The ideal growing medium for microgreens can be different depending on the growing style that you plan to be using. Growers will often use soil, coco coir, hemp mats, soilless mixes, peat moss or some mix of these.
The best medium for growing microgreens is one that allows proper drainage, is sterile (meaning it contains no seeds) and holds moisture efficiently.
It can also depend on your purpose in growing microgreens, whether for personal use or for sale, the best growing medium for you will be influenced by your end goals. Every grower develops their own “best growing medium” recipe, but below we have listed our top 5 choices and the reasons behind them.
The best media for growing microgreens is one that balances good drainage, proper water retention, and nutrition. The preferred growing medium of many of the staff here at Bootstrap Farmer is a mix of 50% coco coir and 50% good organic potting soil. This blend retains water but is kept fluffy by the coco coir. It provides nutrients for longer grows but doesn’t overwhelm the more fragile greens.
Luckily growers in most locales can find a locally sourced potting soil with a nice balance of ingredients that will mix well with coconut coir. Potting soil on its own often holds too much moisture and can lead to mold issues. Adding the coconut coir allows you to stack and compress your trays without the soil mix becoming compacted. If you will be going this route and plan to feed your harvested trays to poultry or livestock, try to find a potting soil that uses decomposed granite in place of the more common pearlite.
Top Five Best Growing Mediums for Microgreens
Custom Soil/Soilless Growing Medium blends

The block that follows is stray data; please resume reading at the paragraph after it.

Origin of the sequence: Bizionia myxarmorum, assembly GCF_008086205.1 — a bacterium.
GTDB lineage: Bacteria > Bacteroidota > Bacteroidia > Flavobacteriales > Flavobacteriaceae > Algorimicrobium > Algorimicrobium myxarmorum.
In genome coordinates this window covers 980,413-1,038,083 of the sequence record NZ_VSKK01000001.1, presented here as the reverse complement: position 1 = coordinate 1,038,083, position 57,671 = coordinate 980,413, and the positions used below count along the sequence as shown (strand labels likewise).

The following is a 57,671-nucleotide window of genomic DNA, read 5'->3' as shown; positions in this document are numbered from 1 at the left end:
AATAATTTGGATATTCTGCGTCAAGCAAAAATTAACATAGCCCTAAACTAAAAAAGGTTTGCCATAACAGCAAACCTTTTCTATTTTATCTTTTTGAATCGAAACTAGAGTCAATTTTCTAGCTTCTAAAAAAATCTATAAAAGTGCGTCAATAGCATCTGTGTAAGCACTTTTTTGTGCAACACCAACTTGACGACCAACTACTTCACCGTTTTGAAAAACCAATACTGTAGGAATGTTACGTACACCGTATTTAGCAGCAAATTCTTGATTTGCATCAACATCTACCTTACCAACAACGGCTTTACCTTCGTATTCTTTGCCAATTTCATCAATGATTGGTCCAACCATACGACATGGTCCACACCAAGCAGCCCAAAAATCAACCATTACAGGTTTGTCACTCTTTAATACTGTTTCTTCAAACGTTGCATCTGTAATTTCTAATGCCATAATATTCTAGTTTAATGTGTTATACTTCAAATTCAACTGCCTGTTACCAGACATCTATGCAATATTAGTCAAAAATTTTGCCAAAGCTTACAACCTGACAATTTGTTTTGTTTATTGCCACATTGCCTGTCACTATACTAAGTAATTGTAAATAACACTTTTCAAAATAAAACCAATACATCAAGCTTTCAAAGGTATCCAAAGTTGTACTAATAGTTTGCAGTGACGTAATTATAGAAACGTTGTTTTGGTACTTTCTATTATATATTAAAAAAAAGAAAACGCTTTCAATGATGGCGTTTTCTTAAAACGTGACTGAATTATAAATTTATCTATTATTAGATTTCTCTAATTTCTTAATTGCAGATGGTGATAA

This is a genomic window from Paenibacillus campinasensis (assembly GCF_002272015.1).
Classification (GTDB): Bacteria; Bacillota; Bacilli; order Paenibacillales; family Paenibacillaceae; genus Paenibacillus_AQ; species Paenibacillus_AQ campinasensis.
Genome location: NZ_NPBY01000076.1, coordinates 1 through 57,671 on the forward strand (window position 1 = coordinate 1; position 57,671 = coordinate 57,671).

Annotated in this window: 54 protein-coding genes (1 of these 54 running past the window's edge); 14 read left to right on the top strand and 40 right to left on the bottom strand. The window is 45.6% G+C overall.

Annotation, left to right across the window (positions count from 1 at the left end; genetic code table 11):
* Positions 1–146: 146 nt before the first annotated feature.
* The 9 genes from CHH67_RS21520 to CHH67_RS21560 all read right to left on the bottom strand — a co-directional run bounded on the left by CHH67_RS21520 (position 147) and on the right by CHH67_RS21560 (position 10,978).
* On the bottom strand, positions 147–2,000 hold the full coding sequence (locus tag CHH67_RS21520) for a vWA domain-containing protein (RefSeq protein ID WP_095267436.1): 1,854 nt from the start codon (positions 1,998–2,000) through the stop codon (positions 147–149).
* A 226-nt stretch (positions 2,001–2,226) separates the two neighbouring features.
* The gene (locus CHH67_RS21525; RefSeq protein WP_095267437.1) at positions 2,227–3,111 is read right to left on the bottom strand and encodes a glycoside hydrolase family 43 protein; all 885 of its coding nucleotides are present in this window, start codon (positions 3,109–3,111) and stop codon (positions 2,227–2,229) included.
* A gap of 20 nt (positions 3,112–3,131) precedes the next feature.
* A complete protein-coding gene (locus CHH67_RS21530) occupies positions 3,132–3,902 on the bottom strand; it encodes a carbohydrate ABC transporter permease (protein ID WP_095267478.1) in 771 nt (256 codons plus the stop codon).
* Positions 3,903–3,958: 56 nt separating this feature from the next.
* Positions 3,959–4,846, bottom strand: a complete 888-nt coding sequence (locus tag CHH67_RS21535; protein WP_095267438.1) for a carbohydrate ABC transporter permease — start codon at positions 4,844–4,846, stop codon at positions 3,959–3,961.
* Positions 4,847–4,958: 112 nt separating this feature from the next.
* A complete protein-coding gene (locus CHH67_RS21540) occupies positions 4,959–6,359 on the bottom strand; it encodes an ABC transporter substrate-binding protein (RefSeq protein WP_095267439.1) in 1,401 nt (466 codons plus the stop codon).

Potting Soil for Growing Microgreens.
Potting soil has the benefit of usually containing a mild fertilizer mix that provides your microgreens with everything they need if the growth time extends beyond the nutrients available within the seed.
Depending on the soil blend that you buy it may retain too much moisture or contain a little too much fertilizer for ideal microgreen growing. This is when mixing in a little soilless media can help balance the growing environment.
Many of the soilless media listed in our next category can be used to lighten up heavier potting soils. Some are more sustainable than others. Your plan for reusing or disposing of your growing medium will help in informing the right choice for your mix. This article on Reusing Spent Microgreen Trays may help you to make your choice. Keep in mind if you will be feeding harvested trays to livestock that it is best to stick with natural materials that are not dangerous if consumed.
The Ideal Soil Mix for Growing Microgreens
Every grower we know has experimented with different growing media for their microgreens. Many of us have found that a mix of ingredients gives us the ideal drainage to be able to water once a day while still maintaining proper drainage and nutrition levels for growing microgreens. Mixing coco coir with a good organic potting soil makes a nice balance.
There are a number of nationally available potting soil brands that will work well for creating your own growing mix. If you have a local soil supplier that makes their own potting mix give it a try. Look for one with a balance of mild nutrients and good drainage.
You can try out different proportions of pre blended potting soil and soilless media like coco coir to find the ideal mix. Starting with 50/50 is a good jumping off point for finding the best balance between proper moisture levels and nutrient levels.
If you find that your soil is not needing water at least every 24 hours, increase the proportion of coco coir. If your soil is drying out too quickly you can increase the proportion of potting soil if your soil of choice has higher water retention level.